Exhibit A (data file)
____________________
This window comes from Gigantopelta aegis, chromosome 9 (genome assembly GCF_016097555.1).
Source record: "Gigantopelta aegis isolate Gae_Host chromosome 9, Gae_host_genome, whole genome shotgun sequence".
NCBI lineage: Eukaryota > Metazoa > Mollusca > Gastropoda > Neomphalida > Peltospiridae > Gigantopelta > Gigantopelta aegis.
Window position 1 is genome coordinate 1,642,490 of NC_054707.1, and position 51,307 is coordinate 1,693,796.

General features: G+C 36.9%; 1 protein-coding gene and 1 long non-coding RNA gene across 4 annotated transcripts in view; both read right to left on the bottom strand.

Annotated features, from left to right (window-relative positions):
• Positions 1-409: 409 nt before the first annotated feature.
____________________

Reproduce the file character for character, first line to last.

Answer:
This window comes from Gigantopelta aegis, chromosome 9 (genome assembly GCF_016097555.1).
Source record: "Gigantopelta aegis isolate Gae_Host chromosome 9, Gae_host_genome, whole genome shotgun sequence".
NCBI lineage: Eukaryota > Metazoa > Mollusca > Gastropoda > Neomphalida > Peltospiridae > Gigantopelta > Gigantopelta aegis.
Window position 1 is genome coordinate 1,642,490 of NC_054707.1, and position 51,307 is coordinate 1,693,796.

General features: G+C 36.9%; 1 protein-coding gene and 1 long non-coding RNA gene across 4 annotated transcripts in view; both read right to left on the bottom strand.

Annotated features, from left to right (window-relative positions):
• Positions 1-409: 409 nt before the first annotated feature.